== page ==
Take the 2-minute tour ×
Stack Overflow is a question and answer site for professional and enthusiast programmers. It's 100% free, no registration required.

What is the expected behaviour for this code snippet?

char * aNullPointer = 0;
snprintf (res, 128, "Testing %s null pointer",aNullPointer);

Note that I am deliberately trying to get it to de-reference my null pointer aNullPointer.

Behaviour 1) res points to a string "Testing (null) null pointer"

Behaviour 2) Seg Fault

It seems I get differing behaviours depending on my platform. Some snprintf implementations perform a sanity check, whereas others do not.

What is the most common behaviour?

share|improve this question
2  
There is no expected behaviour. The behaviour is undefined. –  R. Martinho Fernandes Sep 7 '12 at 11:00
2  
I once tried this, and pancakes appeared in the CD slot. –  Luchian Grigore Sep 7 '12 at 11:02
    
@LuchianGrigore Better than nasal demons I suppose –  cnicutar Sep 7 '12 at 11:02
3  
@LuchianGrigore, compiler and platform! I want it! –  unkulunkulu Sep 7 '12 at 11:03
1  
The expected behavior is that the Sun turns green and the Earth stops rotating. i.e. it is undefined. –  Ed Heal Sep 7 '12 at 11:09

4 Answers 4

up vote 5 down vote accepted

It's undefined behavior - there's nothing to expect. The fact that some implementations check for NULL and replace it with "nil" or "null" is just a nicety, you can't rely on it at all.

share|improve this answer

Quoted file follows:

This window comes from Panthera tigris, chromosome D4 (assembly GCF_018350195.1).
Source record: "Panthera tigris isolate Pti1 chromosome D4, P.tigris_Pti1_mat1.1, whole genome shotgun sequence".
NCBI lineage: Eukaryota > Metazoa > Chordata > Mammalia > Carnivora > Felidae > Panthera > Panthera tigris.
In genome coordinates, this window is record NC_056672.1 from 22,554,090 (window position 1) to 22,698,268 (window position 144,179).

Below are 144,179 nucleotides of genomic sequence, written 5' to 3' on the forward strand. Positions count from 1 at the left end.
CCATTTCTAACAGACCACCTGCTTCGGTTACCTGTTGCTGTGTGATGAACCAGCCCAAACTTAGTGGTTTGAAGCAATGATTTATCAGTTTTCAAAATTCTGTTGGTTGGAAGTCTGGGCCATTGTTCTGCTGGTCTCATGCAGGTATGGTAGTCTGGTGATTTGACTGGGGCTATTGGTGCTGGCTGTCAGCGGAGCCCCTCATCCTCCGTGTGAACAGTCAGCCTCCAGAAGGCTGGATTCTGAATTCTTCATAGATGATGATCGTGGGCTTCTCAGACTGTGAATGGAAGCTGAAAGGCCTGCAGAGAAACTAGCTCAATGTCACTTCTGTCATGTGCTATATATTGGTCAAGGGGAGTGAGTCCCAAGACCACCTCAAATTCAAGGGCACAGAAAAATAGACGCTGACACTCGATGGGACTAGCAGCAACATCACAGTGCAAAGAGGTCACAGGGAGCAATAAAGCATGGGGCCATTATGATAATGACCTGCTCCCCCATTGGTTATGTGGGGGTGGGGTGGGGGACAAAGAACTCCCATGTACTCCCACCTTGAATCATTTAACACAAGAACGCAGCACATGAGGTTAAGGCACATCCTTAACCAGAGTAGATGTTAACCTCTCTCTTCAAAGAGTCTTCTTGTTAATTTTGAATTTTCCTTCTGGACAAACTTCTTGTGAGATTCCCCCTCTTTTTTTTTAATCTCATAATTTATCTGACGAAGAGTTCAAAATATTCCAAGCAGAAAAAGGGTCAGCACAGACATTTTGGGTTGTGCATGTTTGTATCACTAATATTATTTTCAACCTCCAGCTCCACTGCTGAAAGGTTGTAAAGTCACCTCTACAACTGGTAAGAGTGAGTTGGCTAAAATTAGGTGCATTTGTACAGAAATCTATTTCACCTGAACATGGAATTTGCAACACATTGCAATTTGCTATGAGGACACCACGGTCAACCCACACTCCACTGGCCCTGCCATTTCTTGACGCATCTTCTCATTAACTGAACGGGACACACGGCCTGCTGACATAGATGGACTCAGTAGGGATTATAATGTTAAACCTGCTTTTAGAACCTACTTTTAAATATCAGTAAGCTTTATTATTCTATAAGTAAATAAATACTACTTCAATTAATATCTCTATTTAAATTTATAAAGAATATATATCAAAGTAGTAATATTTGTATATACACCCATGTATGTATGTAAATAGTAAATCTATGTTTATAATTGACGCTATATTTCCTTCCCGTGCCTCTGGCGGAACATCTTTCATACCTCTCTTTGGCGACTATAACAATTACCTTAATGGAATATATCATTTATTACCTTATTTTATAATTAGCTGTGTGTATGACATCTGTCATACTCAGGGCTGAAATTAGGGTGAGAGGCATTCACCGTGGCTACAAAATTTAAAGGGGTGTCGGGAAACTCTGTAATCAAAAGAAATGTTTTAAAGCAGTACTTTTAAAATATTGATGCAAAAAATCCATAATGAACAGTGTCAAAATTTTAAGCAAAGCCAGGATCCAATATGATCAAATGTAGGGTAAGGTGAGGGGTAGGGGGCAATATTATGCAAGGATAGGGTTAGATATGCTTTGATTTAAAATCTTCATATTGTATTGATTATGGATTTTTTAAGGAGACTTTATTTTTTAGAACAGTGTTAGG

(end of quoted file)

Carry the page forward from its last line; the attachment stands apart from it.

I guess I was just thinking that snprintf is supposed to be a safer version so it might sanity check for nulls. But of course you are right! –  greTech Sep 7 '12 at 11:14

Undefined behaviour. Don't do it.

glibc will use (null) when passing a NULL pointer to %s though, but don't rely on this feature!

share|improve this answer

There is in a sense no expected behavior. In fact, it is explicitly stated in the standard that the behaviour is undefined in quite a wide sense: it can work, it can segfault, it can format your harddrive etc. You should check for NULL pointers yourself.

share|improve this answer

If we regard to the Opengroup specification, it seems that there's no defined behaviour for this case:

The argument shall be a pointer to an array of char. Bytes from the array shall be written up to (but not including) any terminating null byte. If the precision is specified, no more than that many bytes shall be written. If the precision is not specified or is greater than the size of the array, the application shall ensure that the array contains a null byte.

share|improve this answer

Your Answer

 
discard

By posting your answer, you agree to the privacy policy and terms of service.

Not the answer you're looking for? Browse other questions tagged or ask your own question.